His seminal works have helped to realize the importance of considering the social context in the study of the history of mathematics education. If this field of research is now well acknowledged, it is in large part due to his theoretical and methodological contributions, as well as to his leadership in scientific communication.
Another, related but separate, strand of Gert’s pioneering work was the study of textbooks, which he began in his investigations on the evolution of mathematics teaching in Latin America. This is yet another area of research that he helped to recognize as worth attention. In 2017 he also chaired the International Program Committee for the Second International Conference on Mathematics Textbook Research and Development held in Rio de Janeiro, Brazil.
Schubring has also laid out the formal structures that helped in turning the study of the history of mathematics education into an academic field. He was the founding co-organiser of International Conference on the History of Mathematics Education (ICHME), a forum that since 2009 has already met six times. After leading the Study Group on the ‘History of Teaching and Learning Mathematics’ at the 10th ICME conference in 2004, Gert became the founding editor of the International Journal for the History of Mathematics Education. Gert also co-edited the Handbook on the History of Mathematics Education published in 2014, in which he contributed to four of the handbook chapters. He is co-editor of the new book series International Studies in the History of Mathematics and its Teaching, which includes the 2019 volume he edited himself, titled Interfaces Between Mathematical Practices and Mathematical Education.
An important aspect of Gert Schubring’s work was his straddling of the communities of the history of mathematics and of mathematics education. His own book in the former field, Generalization, Rigor and Intuition, published in 2005, is a major reference in the history of mathematics focused on 17th–19th–century mathematics. Additionally, several publications in mathematics education journals (such as For the Learning of Mathematics) introduced tools and concepts from the history of mathematics, such as methodologies for analyzing historical texts, that greatly enrich mathematics education research. Similarly, Gert brought ideas in mathematics education, such as the notion of “mathematics for all” back into the fold of the history of mathematics, to examine what kind of knowledge mathematics has been taken to be in different cultures and historical periods.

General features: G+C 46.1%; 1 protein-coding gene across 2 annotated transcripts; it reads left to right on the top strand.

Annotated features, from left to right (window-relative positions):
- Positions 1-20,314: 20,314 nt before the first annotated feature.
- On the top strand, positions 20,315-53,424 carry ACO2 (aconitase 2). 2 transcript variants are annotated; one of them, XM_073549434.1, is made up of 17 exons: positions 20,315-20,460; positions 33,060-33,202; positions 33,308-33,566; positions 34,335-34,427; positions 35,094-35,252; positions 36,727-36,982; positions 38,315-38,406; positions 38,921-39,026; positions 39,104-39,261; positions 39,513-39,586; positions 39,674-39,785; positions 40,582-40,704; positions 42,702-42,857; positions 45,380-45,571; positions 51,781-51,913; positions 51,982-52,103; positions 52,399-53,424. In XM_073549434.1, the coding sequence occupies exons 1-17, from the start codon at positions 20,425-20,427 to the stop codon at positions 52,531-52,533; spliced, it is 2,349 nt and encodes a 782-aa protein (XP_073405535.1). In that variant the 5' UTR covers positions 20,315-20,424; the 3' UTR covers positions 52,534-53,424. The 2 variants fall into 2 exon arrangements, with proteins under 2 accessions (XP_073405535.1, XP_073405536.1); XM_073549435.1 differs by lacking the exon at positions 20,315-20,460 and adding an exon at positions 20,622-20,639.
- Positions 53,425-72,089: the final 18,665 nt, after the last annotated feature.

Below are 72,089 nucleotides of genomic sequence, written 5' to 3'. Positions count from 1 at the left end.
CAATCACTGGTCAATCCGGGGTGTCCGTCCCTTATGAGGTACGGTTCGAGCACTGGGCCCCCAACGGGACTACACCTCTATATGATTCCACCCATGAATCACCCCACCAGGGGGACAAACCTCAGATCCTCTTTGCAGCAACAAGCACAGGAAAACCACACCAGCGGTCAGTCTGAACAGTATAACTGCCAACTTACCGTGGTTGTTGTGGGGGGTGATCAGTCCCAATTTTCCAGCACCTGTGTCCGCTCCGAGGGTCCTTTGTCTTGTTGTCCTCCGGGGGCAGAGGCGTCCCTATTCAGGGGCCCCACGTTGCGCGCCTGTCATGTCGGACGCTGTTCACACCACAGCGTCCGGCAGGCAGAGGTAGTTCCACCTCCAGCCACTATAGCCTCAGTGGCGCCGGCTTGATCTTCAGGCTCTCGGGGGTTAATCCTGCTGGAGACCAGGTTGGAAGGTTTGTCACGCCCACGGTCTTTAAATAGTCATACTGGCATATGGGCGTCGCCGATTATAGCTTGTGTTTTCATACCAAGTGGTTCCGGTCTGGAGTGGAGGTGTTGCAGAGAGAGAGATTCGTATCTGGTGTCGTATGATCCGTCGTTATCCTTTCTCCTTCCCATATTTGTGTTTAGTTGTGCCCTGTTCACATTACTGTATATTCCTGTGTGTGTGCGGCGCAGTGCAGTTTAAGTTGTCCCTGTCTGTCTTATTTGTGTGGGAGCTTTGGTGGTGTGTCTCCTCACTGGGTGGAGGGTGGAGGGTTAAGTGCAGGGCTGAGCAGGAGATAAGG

For decades, Gert has been actively promoting the study of the history of the field of mathematics education, while simultaneously conducting significant historical studies of his own. No other researcher has had a greater impact on establishing the social history of mathematics education as a dynamic field of scholarly endeavor. His work has not only made us aware of the past of mathematics education but has also provided important insights into mathematics education as it stands today and sets directions for its future. It informs current teaching by showing ways in which historical mathematical texts can inspire pedagogy. It makes us aware of future possibilities and of the fact that they do not have to be merely determined by the past, but rather can be moulded by new understandings of past practices, values and ways of thinking. All these important contributions make Professor Gert Schubring an eminently deserving recipient of the Hans Freudenthal Medal for 2019.
The National Council of Teachers of Mathematics (NCTM) United States of America
2020 Emma Castelnuovo Medal
Robert Q. Berry III - NCTM President
ICMI is delighted to announce that the 2020 Emma Castelnuovo Award for Outstanding Achievements in the Practice of Mathematics Education goes to NCTM – the National Council of Teachers of Mathematics (USA and Canada) – in recognition of 100 years of development and implementation of exceptionally excellent and influential work in the practice of mathematics education.
Founded in 1920, NCTM is the world’s largest mathematics education organization, with 40,000 members and more than 230 state, provincial, and local affiliate organizations and other affiliates whose scope covers the USA and Canada. The Award Committee found evidence to fulfill all criteria related to the Emma Castelnuovo Award. In the following, some exemplary activities of NCTM‘s past 30 years are highlighted. These activities fall into a wide range of domains – principles and standards as foundations for policy and practice, publications including research journals, professional development, legislative and policy leadership, and international collaboration.
In 1989, NCTM presented Curriculum and Evaluation Standards for School Mathematics, which turned out to be a highly influential document, not only in North America, but all over the world. This document was followed by a series of further book-length reports aimed at establishing a broad framework to guide reform in school mathematics, Professional Standards for Teaching Mathematics (1991), Assessment Standards for School Mathematics (1995), Principles and Standards for School Mathematics (2000), Curriculum Focal Points (2006), Principles to Actions: Ensuring Mathematical Success for All (2014) and Catalyzing Change in High School Mathematics: Initiating Critical Conversations (2018).